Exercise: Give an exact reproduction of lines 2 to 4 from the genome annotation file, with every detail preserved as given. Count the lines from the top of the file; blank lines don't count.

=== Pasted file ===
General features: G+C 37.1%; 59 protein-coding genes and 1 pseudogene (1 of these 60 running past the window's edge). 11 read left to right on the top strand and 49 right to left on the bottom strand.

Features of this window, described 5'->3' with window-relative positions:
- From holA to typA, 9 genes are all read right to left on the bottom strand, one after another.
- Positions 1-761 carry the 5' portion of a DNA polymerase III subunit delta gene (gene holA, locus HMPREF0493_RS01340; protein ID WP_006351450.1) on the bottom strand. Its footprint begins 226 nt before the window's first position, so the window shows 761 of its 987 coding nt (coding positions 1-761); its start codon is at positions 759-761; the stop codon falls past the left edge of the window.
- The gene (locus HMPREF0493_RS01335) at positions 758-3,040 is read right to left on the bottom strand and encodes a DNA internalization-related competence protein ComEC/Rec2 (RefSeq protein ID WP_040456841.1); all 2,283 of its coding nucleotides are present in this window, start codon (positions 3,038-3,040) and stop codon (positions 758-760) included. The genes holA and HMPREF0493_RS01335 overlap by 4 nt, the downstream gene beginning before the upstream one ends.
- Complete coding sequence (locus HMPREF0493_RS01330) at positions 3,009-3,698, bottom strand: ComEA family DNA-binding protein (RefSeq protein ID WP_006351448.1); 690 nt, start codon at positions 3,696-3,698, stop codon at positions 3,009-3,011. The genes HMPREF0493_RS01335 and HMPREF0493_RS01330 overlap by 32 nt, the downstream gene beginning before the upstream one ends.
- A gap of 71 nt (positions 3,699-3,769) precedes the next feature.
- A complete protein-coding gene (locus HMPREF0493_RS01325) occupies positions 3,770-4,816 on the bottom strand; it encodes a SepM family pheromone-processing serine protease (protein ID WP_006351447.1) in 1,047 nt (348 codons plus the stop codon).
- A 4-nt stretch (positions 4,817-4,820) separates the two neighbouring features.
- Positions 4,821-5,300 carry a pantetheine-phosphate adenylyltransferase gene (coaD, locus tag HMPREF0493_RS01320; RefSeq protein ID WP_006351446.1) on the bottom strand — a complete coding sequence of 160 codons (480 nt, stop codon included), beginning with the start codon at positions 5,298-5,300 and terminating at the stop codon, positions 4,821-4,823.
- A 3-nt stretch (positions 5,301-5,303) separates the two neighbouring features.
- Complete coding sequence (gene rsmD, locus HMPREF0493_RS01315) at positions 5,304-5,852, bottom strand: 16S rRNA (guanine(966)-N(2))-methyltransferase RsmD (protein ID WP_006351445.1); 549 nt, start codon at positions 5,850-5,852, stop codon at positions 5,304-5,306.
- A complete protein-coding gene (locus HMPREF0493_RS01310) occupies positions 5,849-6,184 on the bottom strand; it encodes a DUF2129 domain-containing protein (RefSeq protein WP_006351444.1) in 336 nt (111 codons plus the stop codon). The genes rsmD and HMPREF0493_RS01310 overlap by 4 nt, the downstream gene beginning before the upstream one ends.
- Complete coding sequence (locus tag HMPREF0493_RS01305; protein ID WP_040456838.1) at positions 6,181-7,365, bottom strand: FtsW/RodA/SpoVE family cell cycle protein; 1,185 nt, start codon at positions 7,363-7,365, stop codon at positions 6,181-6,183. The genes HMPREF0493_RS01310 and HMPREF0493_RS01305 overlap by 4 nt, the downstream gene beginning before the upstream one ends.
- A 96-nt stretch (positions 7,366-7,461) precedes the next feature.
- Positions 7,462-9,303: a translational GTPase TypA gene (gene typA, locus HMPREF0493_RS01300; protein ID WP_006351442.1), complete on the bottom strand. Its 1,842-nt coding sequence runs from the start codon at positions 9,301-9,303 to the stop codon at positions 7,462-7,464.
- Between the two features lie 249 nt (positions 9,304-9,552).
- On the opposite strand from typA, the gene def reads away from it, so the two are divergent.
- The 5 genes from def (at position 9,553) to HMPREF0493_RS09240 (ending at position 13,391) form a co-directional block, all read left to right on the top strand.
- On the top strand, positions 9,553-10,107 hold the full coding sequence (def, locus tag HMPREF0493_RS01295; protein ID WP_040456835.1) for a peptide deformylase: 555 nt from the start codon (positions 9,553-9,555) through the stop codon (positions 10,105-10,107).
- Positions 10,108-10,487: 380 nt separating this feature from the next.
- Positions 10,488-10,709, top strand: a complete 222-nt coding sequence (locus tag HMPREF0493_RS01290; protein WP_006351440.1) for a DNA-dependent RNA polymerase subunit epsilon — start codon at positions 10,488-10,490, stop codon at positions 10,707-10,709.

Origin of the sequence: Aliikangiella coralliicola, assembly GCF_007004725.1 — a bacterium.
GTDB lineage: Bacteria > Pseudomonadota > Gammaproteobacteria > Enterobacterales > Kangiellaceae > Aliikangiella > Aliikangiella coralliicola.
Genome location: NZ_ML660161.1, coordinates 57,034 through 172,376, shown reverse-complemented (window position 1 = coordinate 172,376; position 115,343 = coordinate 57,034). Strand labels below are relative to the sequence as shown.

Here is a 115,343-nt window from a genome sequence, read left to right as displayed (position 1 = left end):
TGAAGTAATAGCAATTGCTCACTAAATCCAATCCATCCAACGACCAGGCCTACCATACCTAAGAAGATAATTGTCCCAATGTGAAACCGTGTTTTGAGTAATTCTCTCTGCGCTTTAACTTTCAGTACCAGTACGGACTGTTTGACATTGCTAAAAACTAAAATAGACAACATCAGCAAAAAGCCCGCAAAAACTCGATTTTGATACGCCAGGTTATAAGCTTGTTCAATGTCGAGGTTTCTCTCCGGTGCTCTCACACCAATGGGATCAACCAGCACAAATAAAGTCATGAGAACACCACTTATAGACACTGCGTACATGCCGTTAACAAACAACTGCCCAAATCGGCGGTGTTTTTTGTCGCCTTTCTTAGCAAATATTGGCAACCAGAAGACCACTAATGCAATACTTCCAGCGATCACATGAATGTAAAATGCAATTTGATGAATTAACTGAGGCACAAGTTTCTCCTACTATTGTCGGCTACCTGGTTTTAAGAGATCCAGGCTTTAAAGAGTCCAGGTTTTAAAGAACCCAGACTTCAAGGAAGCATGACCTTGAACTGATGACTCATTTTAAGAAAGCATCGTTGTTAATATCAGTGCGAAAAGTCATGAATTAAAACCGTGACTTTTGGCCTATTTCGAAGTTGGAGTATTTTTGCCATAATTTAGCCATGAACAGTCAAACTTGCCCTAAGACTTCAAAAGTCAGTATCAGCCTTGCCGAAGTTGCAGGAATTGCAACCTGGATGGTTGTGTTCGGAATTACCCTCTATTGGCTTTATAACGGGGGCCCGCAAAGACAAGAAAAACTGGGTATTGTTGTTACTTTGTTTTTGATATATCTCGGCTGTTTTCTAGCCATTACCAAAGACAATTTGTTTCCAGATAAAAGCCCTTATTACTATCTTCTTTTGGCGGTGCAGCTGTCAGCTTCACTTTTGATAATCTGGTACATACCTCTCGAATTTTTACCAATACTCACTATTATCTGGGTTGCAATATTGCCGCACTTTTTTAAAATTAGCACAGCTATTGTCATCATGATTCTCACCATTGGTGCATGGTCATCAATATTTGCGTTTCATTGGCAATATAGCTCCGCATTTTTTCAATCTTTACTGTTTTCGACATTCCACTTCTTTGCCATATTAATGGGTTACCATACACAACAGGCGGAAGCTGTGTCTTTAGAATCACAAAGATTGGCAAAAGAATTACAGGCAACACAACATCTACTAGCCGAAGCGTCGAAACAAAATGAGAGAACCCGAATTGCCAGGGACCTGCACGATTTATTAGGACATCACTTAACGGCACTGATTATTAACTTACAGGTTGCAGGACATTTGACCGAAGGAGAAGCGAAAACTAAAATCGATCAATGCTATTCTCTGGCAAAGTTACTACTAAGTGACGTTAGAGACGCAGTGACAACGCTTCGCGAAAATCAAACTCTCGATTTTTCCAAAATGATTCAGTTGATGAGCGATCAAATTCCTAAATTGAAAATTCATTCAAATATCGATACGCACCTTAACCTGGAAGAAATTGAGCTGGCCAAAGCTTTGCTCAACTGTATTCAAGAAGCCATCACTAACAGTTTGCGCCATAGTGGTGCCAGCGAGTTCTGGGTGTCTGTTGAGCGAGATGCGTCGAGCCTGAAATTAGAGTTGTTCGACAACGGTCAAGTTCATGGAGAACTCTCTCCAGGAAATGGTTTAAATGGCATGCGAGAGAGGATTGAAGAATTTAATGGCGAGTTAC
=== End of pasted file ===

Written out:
Features of this window, described 5'->3' with window-relative positions:
- From holA to typA, 9 genes are all read right to left on the bottom strand, one after another.
- Positions 1-761 carry the 5' portion of a DNA polymerase III subunit delta gene (gene holA, locus HMPREF0493_RS01340; protein ID WP_006351450.1) on the bottom strand. Its footprint begins 226 nt before the window's first position, so the window shows 761 of its 987 coding nt (coding positions 1-761); its start codon is at positions 759-761; the stop codon falls past the left edge of the window.